Sunday, March 17, 2013

The Modern Matthew Effect

The Gist:  In medicine and science, regardless of the medium - traditional or Free Open Access Medical education (FOAM)- the Matthew effect exists, potentially perpetuating knowledge and dogma that doesn't necessarily reflect intrinsic worth.  Question the medical dogma, respectfully and, while it's easy to copy and paste a citation for a quote a popular figure, consider critically evaluating the source of information or primary literature.  In words borrowed from TheSGEM podcast, "Be skeptical of everything you learn.." (to a healthy, not pathologic degree) - it's another arrow in the metacognition quiver.

Conversations on the perils of FOAM at the Social Media and Critical Care Conference (SMACC) spurned the following, something I think is worth reminding ourselves of from time to time:
While many of us exercise healthy skepticism we can still fall victim to a common phenomenon because, in the words of Daniel Kahneman in Thinking Fast and Slow, we have "almost unlimited ability to ignore our ignorance."  We may think we are fully aware of our biases, but they are worked into the fabric of life.  

The Matthew Effect (with regard to references):  essentially, the greater number of times a paper is cited, the more citations it will receive.   Coined by Merton in this paper, but initially researched by Harriet Zuckerman, it is borrowed from the Gospel according to St. Matthew: “For to all those who have, more will be given, and they will have an abundance; but from those who have nothing, even what they have will be taken away” (Matthew 25:29) (1).  
  • The Matthew effect is partially a byproduct of quality.  A content expert likely becomes trusted and their work becomes highly regarded due to the merit of their prior work(s).  Thus, this is a sort of natural phenomenon in any field that has experts/masters in particular disciplines.  Zuckerman identified this in that Nobel Prize winners tended to generate/produce more awards compared with those who had shared equally in the project but were more junior researchers (1).
How does this manifest in medical literature?
High Impact Journals.  Impact factor (IF) - The IF is essentially the average number of times an article in the journal is cited within the previous two years.  journal’s prestige is a function of the quality of the articles appearing in it. 
  • What happens when the exact same article (title, author, etc) is published in two journals with disparate IFs?  This paper by Lariviere and Gingras (full text) took at look at this question and found that duplicate papers (4532 pairs of papers) in high impact journals obtain, on average, twice as many citations as their identical counterparts published in journals with lower IFs.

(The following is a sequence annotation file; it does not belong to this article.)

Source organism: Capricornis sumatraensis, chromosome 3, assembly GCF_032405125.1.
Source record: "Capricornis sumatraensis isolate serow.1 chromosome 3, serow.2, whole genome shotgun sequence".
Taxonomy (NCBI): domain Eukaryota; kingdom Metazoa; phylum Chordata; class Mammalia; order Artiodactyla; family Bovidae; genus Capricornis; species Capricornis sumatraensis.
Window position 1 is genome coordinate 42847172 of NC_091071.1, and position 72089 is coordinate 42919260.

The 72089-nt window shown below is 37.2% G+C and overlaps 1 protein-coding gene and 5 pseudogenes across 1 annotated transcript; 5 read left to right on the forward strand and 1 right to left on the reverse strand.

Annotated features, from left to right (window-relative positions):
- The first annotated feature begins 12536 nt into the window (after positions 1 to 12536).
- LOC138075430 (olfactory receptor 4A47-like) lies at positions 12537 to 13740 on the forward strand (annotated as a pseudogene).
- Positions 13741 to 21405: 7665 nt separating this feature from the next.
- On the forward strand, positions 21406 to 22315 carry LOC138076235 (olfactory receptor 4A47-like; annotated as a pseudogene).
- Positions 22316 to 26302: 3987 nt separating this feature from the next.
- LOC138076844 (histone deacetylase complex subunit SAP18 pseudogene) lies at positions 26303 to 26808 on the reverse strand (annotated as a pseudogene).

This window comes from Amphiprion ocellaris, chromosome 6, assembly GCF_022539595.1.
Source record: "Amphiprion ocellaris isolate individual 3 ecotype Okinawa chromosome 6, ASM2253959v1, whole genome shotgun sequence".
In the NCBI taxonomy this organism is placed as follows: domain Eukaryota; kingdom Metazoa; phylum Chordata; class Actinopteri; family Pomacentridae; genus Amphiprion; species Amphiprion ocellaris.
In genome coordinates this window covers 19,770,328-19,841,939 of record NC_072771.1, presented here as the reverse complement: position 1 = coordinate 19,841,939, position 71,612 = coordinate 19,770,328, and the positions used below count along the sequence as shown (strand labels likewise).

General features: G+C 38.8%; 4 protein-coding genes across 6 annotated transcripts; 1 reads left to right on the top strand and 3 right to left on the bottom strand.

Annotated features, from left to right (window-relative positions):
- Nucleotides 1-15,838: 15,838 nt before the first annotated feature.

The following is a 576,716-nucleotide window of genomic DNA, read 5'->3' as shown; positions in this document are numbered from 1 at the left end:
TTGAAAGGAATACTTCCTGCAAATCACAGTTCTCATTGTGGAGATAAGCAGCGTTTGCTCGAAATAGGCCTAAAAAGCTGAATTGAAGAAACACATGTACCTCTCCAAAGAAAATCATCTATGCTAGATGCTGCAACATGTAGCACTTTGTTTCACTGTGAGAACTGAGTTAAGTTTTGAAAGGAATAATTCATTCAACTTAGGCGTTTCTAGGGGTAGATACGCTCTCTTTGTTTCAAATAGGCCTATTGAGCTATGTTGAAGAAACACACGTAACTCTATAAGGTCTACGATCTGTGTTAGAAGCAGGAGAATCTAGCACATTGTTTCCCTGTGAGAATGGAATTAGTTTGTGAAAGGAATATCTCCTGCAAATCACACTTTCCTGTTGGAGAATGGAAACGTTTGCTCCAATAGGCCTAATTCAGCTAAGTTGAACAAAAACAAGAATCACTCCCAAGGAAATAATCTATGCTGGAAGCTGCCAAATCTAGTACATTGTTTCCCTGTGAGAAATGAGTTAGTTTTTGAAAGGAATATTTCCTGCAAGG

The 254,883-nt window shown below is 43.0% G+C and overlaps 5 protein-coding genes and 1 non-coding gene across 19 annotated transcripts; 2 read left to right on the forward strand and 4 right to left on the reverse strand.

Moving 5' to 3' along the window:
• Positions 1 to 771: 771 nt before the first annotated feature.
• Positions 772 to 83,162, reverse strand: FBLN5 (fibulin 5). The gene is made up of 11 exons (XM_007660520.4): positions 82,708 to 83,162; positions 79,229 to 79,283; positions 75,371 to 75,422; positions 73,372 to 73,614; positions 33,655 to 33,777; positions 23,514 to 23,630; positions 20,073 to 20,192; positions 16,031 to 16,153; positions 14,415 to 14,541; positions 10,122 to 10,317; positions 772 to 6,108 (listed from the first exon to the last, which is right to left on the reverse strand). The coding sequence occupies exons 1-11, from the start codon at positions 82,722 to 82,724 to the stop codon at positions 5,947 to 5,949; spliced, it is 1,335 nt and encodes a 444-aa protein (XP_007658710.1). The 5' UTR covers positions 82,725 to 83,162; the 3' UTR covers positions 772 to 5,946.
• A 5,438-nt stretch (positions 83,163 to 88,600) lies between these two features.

• The intrinsic value of a paper is not the only reason for the citation of a specific paper; there is a Matthew effect attached to journals.  Thus, a paper published in a high impact journal has an added value over its intrinsic quality and will generate more citations.
High Impact Authors.  A high profile author's paper is likely to carry more weight or gain more recognition.
  • Example:  In the Feb. 2013 edition of Emergency Medical Abstracts (subscription required), there's a little bit of banter about how this paper on incidence of contrast induced nephropathy was referred to ("the Kline paper").  Pulmonary embolism guru Dr. Jeff Kline is listed on the paper but the first author is actually Dr. AM Mitchell.  
This sounds like splitting hairs..  Perhaps a little, but not necessarily.
  • Implicit in the concept of the Matthew effect is the notion is that a piece of research is more valuable or important because of its association with an individual rather than the contents, quality, or implications of the research.
  • Without realizing it, we may become susceptible to a cognitive bias secondary to the "Halo Effect," which I first heard about in Thinking Fast and Slow by Daniel Kahneman.  For example, if an individual is widely regarded in the community for a podcast or publication, their institution may be looked upon more favorably.  
    • Dr. Weingart's tweet at the beginning of this post demonstrates potential implications of the halo effect - a positive/powerful reputation may have undue influence over whether we see that information as important or valid.  If someone we respect says an article is a "must read" or "garbage" we have formed an impression of the article prior to actually reading it.  They may very well be spot on, but this is something to keep in mind.